(a) Enthalpy of Solution (A Sol H)
It is the enthalpy change accompanying the dissolution of one mole of a substance in large excess of a solvent so that further addition of solvent does not involve any more enthalpy change. It may be noted that the enthalpy change accompanying the dissolution of 1 mole of substance in specific number of moles of solute is called integral enthalpy of solution whereas the enthalpy change observed by dissolving one mole of substance in infinite amount of solvent so that interactions between solute molecules are negligible, is called enthalpy of solution or more specifically, the enthalpy at infinite dilution.
If water is the solvent, then the symbol aq (aqueous) is used to represent large or infinite dilutions. For example, the thermochemical equations for dissolution of KCl and CuSO4.5H2O are:
Some notable features about A501H are:
• Δ Sol of hydrated salts like CuSO 4.5H2p, CaCl2.6H2O, etc., or the salts which do not form hydrates like NaCl, KCl, NH4Cl, etc., is generally positive.
• Δ Sol of anhydrous salts which form hydrates like CuSO 4′ etc., is negative.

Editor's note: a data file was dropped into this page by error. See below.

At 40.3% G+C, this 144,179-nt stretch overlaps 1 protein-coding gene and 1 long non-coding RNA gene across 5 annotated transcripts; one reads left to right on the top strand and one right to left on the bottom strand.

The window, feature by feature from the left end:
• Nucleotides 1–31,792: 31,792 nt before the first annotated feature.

While doing thermochemical calculations, if any equation is multiplied by any integer, the word aq which represents large dilutions is not multiplied by it and is retained as such. In other words aq does not have quantitative significance.
(b) Dissolution of Ionic Salts
When ionic compounds dissolves in a solvent, the ions leave their ordered position in the crystal lattice and start moving freely in the solution. In the solution, the ions remain surrounded by the envelop of solvent molecules (see properties of ionic compounds in unit-7). This interaction between the ions and the solvent molecules is known as solvation. In case the solvent is water this process is called hydration. The dismentalling of ionic crystal, i.e., breaking away the ions requires energy which is generally expressed in terms of lattice energy (ΔLH) and solvation/hydration of ions releases energy, which is generally expressed in terms of solvation energy or hydration energy, Δ Hyd H in case solvent is water. For aqueous solutions, these energy changes can be related to Δ sol H according to energy level diagram as shown in Fig. 16.6
It is quite clear that
Δ sol H =ΔL H + Δ Hyd H
The value of 6.501 H can be +ve or -ve depending upon the magnitudes of Δ sol H and ΔL H. Dissolution of salt may not occur if the value of Δ Hyd H is very high.
(c) Enthalpy of Hydration of Anhydrous Salt (A Hyd H) It is the enthalpy change accompanying the hydration of one mole of an anhydrous salt by combining with specific number of moles of water. For example, enthalpy of hydration of anhydrous copper(Il) tetraoxosulphate(VI) can be
CuSO4(s) + 5Hp(l)à CuSO4.5H2O(s);
ΔH =- 78.2 kJ.